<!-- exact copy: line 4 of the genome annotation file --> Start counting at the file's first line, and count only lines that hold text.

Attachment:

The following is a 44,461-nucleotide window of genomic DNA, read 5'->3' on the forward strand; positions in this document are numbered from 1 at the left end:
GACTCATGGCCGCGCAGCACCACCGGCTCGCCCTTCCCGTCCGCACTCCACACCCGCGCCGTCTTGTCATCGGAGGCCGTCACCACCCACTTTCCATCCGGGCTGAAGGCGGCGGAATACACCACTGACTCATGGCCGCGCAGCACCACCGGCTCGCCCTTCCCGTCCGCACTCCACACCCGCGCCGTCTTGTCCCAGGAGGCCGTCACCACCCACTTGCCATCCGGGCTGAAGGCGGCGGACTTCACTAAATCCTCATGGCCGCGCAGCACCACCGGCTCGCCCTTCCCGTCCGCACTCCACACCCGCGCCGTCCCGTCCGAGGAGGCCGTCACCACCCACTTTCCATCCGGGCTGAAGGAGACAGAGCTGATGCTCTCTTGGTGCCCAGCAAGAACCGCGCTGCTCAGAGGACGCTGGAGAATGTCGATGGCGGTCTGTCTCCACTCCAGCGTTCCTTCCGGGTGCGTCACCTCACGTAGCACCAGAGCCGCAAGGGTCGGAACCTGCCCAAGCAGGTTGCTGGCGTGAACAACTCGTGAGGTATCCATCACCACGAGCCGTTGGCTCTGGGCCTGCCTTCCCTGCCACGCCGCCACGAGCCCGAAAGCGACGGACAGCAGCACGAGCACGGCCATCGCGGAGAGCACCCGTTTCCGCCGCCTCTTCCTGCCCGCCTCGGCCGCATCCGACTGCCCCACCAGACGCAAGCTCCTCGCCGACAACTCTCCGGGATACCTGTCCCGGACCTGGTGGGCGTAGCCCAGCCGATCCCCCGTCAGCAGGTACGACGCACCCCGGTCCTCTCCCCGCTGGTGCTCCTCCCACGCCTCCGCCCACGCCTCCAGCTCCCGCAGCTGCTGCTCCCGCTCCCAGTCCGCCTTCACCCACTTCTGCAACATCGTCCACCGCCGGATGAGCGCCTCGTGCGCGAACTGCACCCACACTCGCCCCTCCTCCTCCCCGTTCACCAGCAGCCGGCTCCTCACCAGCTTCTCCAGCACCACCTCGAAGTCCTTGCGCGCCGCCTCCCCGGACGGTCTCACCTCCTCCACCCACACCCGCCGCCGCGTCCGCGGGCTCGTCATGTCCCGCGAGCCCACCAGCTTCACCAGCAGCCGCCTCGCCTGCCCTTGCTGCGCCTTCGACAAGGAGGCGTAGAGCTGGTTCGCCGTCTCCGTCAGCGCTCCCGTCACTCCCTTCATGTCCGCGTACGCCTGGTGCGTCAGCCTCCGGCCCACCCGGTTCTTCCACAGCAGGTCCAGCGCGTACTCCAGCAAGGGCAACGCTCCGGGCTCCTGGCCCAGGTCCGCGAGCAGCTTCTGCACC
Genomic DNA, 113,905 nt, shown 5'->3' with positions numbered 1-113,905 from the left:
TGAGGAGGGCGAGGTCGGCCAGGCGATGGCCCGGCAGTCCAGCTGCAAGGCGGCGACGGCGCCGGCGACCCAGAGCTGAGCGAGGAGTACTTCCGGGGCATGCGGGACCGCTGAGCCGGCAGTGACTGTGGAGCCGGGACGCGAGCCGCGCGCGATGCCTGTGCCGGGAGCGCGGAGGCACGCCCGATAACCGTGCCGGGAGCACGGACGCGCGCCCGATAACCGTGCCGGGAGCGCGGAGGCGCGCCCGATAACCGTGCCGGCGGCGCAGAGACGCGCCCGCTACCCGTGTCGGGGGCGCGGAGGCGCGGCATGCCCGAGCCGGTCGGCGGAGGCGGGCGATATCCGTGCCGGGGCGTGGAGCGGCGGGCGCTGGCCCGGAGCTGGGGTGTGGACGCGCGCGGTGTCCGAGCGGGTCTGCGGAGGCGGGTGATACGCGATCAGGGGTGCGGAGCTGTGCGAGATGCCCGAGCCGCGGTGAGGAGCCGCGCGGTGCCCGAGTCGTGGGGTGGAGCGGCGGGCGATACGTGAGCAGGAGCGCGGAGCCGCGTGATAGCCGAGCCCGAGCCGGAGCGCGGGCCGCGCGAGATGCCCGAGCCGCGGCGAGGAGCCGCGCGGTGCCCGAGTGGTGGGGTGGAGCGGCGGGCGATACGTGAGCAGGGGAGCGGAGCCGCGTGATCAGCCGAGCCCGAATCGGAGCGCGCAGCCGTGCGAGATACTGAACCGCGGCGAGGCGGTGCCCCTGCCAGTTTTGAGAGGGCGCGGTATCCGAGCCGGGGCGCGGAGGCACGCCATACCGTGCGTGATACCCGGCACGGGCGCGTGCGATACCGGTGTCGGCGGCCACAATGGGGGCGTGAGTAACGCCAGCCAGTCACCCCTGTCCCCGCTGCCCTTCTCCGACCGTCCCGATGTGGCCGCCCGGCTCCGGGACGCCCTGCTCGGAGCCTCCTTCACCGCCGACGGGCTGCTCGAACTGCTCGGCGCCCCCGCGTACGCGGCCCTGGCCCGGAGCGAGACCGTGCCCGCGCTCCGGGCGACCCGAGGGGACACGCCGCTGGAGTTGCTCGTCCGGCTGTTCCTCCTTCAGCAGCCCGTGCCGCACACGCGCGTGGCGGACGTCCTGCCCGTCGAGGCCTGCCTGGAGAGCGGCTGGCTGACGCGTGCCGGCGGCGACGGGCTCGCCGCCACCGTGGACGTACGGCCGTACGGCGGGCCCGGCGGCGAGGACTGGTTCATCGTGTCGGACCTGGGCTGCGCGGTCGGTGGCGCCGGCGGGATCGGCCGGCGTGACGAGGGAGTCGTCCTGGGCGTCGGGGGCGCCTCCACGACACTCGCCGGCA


TGAGGAGGGCGAGGTCGGCCAGGCGATGGCCCGGCAGTCCAGCTGCAAGGCGGCGACGGCGCCGGCGACCCAGAGCTGAGCGAGGAGTACTTCCGGGGCATGCGGGACCGCTGAGCCGGCAGTGACTGTGGAGCCGGGACGCGAGCCGCGCGCGATGCCTGTGCCGGGAGCGCGGAGGCACGCCCGATAACCGTGCCGGGAGCACGGACGCGCGCCCGATAACCGTGCCGGGAGCGCGGAGGCGCGCCCGATAACCGTGCCGGCGGCGCAGAGACGCGCCCGCTACCCGTGTCGGGGGCGCGGAGGCGCGGCATGCCCGAGCCGGTCGGCGGAGGCGGGCGATATCCGTGCCGGGGCGTGGAGCGGCGGGCGCTGGCCCGGAGCTGGGGTGTGGACGCGCGCGGTGTCCGAGCGGGTCTGCGGAGGCGGGTGATACGCGATCAGGGGTGCGGAGCTGTGCGAGATGCCCGAGCCGCGGTGAGGAGCCGCGCGGTGCCCGAGTCGTGGGGTGGAGCGGCGGGCGATACGTGAGCAGGAGCGCGGAGCCGCGTGATAGCCGAGCCCGAGCCGGAGCGCGGGCCGCGCGAGATGCCCGAGCCGCGGCGAGGAGCCGCGCGGTGCCCGAGTGGTGGGGTGGAGCGGCGGGCGATACGTGAGCAGGGGAGCGGAGCCGCGTGATCAGCCGAGCCCGAATCGGAGCGCGCAGCCGTGCGAGATACTGAACCGCGGCGAGGCGGTGCCCCTGCCAGTTTTGAGAGGGCGCGGTATCCGAGCCGGGGCGCGGAGGCACGCCATACCGTGCGTGATACCCGGCACGGGCGCGTGCGATACCGGTGTCGGCGGCCACAATGGGGGCGTGAGTAACGCCAGCCAGTCACCCCTGTCCCCGCTGCCCTTCTCCGACCGTCCCGATGTGGCCGCCCGGCTCCGGGACGCCCTGCTCGGAGCCTCCTTCACCGCCGACGGGCTGCTCGAACTGCTCGGCGCCCCCGCGTACGCGGCCCTGGCCCGGAGCGAGACCGTGCCCGCGCTCCGGGCGACCCGAGGGGACACGCCGCTGGAGTTGCTCGTCCGGCTGTTCCTCCTTCAGCAGCCCGTGCCGCACACGCGCGTGGCGGACGTCCTGCCCGTCGAGGCCTGCCTGGAGAGCGGCTGGCTGACGCGTGCCGGCGGCGACGGGCTCGCCGCCACCGTGGACGTACGGCCGTACGGCGGGCCCGGCGGCGAGGACTGGTTCATCGTGTCGGACCTGGGCTGCGCGGTCGGTGGCGCCGGCGGGATCGGCCGGCGTGACGAGGGAGTCGTCCTGGGCGTCGGGGGCGCCTCCACGACACTCGCCGGCA